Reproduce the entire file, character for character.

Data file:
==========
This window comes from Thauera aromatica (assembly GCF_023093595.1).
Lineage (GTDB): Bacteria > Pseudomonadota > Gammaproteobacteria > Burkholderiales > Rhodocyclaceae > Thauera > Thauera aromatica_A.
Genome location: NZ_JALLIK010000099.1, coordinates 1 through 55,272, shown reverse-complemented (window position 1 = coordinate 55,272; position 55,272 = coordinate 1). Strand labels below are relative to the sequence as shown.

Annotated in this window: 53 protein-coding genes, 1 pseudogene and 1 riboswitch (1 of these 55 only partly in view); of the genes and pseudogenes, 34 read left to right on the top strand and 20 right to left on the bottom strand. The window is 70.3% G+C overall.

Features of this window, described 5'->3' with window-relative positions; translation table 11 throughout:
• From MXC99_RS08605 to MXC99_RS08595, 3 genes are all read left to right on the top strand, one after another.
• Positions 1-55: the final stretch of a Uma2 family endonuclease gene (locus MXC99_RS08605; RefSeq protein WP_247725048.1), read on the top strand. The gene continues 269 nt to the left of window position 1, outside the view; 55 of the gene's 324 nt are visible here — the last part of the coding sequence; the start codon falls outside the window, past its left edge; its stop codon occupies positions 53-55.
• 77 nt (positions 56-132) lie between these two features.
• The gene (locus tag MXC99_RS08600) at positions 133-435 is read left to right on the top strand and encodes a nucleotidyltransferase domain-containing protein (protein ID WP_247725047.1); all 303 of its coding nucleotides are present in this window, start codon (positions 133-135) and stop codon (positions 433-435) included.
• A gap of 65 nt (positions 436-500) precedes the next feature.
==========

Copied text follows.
This window comes from Thauera aromatica (assembly GCF_023093595.1).
Lineage (GTDB): Bacteria > Pseudomonadota > Gammaproteobacteria > Burkholderiales > Rhodocyclaceae > Thauera > Thauera aromatica_A.
Genome location: NZ_JALLIK010000099.1, coordinates 1 through 55,272, shown reverse-complemented (window position 1 = coordinate 55,272; position 55,272 = coordinate 1). Strand labels below are relative to the sequence as shown.

Annotated in this window: 53 protein-coding genes, 1 pseudogene and 1 riboswitch (1 of these 55 only partly in view); of the genes and pseudogenes, 34 read left to right on the top strand and 20 right to left on the bottom strand. The window is 70.3% G+C overall.

Features of this window, described 5'->3' with window-relative positions; translation table 11 throughout:
• From MXC99_RS08605 to MXC99_RS08595, 3 genes are all read left to right on the top strand, one after another.
• Positions 1-55: the final stretch of a Uma2 family endonuclease gene (locus MXC99_RS08605; RefSeq protein WP_247725048.1), read on the top strand. The gene continues 269 nt to the left of window position 1, outside the view; 55 of the gene's 324 nt are visible here — the last part of the coding sequence; the start codon falls outside the window, past its left edge; its stop codon occupies positions 53-55.
• 77 nt (positions 56-132) lie between these two features.
• The gene (locus tag MXC99_RS08600) at positions 133-435 is read left to right on the top strand and encodes a nucleotidyltransferase domain-containing protein (protein ID WP_247725047.1); all 303 of its coding nucleotides are present in this window, start codon (positions 133-135) and stop codon (positions 433-435) included.
• A gap of 65 nt (positions 436-500) precedes the next feature.